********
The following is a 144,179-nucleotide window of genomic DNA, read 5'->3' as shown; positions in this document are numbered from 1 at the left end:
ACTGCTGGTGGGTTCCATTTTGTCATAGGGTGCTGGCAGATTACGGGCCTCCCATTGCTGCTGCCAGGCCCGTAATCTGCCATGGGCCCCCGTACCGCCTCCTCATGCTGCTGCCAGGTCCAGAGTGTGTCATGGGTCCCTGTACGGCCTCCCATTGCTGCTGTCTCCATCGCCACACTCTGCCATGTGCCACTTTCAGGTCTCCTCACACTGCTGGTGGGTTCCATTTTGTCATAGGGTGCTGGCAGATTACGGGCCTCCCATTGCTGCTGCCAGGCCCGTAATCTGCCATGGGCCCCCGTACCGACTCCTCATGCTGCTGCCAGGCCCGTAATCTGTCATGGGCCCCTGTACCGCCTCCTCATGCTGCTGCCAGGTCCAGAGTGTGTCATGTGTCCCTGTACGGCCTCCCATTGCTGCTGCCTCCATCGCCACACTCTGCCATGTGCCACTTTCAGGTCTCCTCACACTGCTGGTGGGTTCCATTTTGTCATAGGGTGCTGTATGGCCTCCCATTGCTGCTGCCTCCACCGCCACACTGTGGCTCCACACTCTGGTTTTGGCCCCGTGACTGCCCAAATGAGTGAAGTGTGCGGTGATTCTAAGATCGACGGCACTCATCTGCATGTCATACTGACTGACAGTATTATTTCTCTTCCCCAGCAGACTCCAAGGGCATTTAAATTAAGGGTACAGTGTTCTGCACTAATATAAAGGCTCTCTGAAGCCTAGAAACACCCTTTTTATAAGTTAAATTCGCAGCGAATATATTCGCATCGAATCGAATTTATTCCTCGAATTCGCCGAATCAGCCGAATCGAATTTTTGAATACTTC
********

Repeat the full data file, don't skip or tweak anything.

The following is a 144,179-nucleotide window of genomic DNA, read 5'->3' as shown; positions in this document are numbered from 1 at the left end:
ACTGCTGGTGGGTTCCATTTTGTCATAGGGTGCTGGCAGATTACGGGCCTCCCATTGCTGCTGCCAGGCCCGTAATCTGCCATGGGCCCCCGTACCGCCTCCTCATGCTGCTGCCAGGTCCAGAGTGTGTCATGGGTCCCTGTACGGCCTCCCATTGCTGCTGTCTCCATCGCCACACTCTGCCATGTGCCACTTTCAGGTCTCCTCACACTGCTGGTGGGTTCCATTTTGTCATAGGGTGCTGGCAGATTACGGGCCTCCCATTGCTGCTGCCAGGCCCGTAATCTGCCATGGGCCCCCGTACCGACTCCTCATGCTGCTGCCAGGCCCGTAATCTGTCATGGGCCCCTGTACCGCCTCCTCATGCTGCTGCCAGGTCCAGAGTGTGTCATGTGTCCCTGTACGGCCTCCCATTGCTGCTGCCTCCATCGCCACACTCTGCCATGTGCCACTTTCAGGTCTCCTCACACTGCTGGTGGGTTCCATTTTGTCATAGGGTGCTGTATGGCCTCCCATTGCTGCTGCCTCCACCGCCACACTGTGGCTCCACACTCTGGTTTTGGCCCCGTGACTGCCCAAATGAGTGAAGTGTGCGGTGATTCTAAGATCGACGGCACTCATCTGCATGTCATACTGACTGACAGTATTATTTCTCTTCCCCAGCAGACTCCAAGGGCATTTAAATTAAGGGTACAGTGTTCTGCACTAATATAAAGGCTCTCTGAAGCCTAGAAACACCCTTTTTATAAGTTAAATTCGCAGCGAATATATTCGCATCGAATCGAATTTATTCCTCGAATTCGCCGAATCAGCCGAATCGAATTTTTGAATACTTC